The U.S. Environmental Protection Agency (EPA) announced it awarded $99,998 in funding to an interdisciplinary student team at UC Berkeley for creating a new technology that removes arsenic from groundwater as part of the People, Prosperity and the Planet (P3) Program.
“Congratulations to these students for their hard work and innovative ideas to solve urgent environmental challenges,” said Maureen Gwinn, Principal Deputy Assistant Administrator for EPA’s Office of Research and Development. “These students are leading the way with their environmental solutions to move us toward a more sustainable future.”
“Arsenic is a naturally occurring mineral found in groundwater throughout the Western United States,” said EPA Pacific Southwest Regional Administrator Martha Guzman. “I applaud the students at UC Berkeley for finding an innovative solution for removing high levels of arsenic from groundwater. Everyone should have access to safe and clean drinking water.”
A group of students at the University of California - Berkeley created a novel technology to remove high levels of arsenic from contaminated groundwater and is partnering with a local community in the Central Valley to field test this arsenic remediation technology. In the long-term, this technology can reduce the number of arsenic-related diseases and increase economic prosperity in communities that currently rely on arsenic-contaminated groundwater. Arsenic is a known carcinogen and drinking high levels over many years can increase the chance of lung, bladder, and skin cancers, as well as heart disease, diabetes, and neurological damage. The regulatory Maximum Contaminant Level (MCL) for arsenic in drinking water is 10 parts per billion (ppb).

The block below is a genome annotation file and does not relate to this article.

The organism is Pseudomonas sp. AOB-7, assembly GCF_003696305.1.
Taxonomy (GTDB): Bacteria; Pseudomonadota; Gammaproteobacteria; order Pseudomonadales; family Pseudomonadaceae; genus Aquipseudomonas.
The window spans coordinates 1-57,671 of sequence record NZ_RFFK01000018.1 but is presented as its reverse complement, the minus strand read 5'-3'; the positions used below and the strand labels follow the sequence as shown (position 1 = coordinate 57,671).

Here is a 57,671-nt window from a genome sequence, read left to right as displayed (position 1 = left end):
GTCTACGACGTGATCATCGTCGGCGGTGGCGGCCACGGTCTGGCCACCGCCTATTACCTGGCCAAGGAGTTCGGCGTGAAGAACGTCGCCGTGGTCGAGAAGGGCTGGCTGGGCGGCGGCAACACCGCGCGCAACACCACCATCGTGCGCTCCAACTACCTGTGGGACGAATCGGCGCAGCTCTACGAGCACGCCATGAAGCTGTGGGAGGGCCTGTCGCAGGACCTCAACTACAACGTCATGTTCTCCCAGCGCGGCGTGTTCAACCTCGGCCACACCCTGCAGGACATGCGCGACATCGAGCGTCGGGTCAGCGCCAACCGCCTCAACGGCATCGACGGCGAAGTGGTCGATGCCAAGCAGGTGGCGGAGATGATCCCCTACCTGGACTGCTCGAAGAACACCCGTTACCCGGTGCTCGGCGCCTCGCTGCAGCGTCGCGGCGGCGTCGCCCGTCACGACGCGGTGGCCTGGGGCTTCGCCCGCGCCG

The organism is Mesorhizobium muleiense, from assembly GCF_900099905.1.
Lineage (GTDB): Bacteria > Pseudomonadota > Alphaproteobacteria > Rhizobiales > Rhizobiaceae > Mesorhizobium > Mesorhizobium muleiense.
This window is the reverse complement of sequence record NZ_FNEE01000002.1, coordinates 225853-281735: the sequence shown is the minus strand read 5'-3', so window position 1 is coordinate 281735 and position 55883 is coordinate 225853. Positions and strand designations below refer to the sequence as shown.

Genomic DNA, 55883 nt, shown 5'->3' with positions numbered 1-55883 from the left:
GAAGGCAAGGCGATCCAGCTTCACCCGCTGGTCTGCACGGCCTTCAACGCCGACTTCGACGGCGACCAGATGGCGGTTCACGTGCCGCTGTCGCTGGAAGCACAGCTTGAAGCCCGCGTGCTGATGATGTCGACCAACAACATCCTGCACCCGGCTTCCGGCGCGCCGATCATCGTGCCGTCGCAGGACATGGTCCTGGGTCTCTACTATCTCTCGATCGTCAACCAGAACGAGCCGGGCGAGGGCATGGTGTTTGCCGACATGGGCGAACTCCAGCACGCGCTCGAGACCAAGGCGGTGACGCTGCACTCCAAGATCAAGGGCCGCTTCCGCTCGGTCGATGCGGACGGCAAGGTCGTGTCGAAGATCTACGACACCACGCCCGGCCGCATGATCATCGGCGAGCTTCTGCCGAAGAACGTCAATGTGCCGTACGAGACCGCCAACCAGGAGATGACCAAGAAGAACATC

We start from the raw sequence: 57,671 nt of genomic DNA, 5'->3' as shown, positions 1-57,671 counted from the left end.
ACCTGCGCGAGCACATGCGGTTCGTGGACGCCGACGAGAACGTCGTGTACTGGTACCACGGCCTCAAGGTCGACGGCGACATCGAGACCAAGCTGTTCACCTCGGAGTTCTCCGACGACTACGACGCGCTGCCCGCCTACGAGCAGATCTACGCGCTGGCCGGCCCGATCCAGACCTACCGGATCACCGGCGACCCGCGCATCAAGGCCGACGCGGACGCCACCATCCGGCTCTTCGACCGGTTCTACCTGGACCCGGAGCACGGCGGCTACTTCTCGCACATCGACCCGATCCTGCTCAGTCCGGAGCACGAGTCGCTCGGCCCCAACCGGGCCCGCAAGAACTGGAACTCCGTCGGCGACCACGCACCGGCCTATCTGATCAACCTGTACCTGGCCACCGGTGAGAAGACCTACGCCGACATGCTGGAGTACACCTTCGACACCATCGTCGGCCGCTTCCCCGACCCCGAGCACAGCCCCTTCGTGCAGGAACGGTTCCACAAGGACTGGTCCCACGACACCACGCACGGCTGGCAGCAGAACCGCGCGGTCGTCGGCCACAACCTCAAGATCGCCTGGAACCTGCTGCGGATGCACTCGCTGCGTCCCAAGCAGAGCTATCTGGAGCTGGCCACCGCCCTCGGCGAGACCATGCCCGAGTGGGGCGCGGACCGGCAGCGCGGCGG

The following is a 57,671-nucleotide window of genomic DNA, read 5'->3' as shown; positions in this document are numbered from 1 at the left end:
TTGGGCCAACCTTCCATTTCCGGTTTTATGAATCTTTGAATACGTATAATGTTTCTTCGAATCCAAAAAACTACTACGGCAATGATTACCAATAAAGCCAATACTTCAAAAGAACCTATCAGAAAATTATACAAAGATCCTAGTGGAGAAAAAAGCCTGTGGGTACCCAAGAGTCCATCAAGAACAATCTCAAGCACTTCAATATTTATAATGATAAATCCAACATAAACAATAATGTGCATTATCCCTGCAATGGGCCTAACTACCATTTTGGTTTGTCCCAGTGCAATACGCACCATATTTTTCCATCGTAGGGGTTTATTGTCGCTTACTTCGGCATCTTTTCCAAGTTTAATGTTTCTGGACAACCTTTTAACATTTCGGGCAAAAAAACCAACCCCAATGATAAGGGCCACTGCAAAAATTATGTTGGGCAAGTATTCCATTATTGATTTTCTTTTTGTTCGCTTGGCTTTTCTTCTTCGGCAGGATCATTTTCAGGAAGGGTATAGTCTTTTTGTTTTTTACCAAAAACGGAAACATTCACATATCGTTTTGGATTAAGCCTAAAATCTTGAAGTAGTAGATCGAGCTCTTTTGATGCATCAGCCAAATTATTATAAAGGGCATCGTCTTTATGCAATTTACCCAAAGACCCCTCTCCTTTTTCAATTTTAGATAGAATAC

EPA’s P3 program is a two-phase research grant competition for college students that offers hands-on experience that brings their classroom learning to life, while also allowing them to create tangible changes in their communities. Today’s awardee has already completed Phase I, which served as a “proof of concept,” with a one-year grant of up to $25,000 awarded to develop their idea. This team was then eligible to compete for a Phase II grant of up to $100,000 to implement their design in a real-world setting.
The other teams receiving P3 Phase II awards include:
- Michigan State University - East Lansing, Mich., to make 100% recyclable water and oil-resistant paper coatings, which will eliminate the flow of PFAS from paper coating applications and remove microplastics from the waste stream.
- University of Cincinnati - Cincinnati, Ohio, to develop a practical and cost-effective approach to treat PFAS in drinking water using chemically modified sawdust. The team will partner with community groups in Cincinnati for pilot-scale testing of their technology.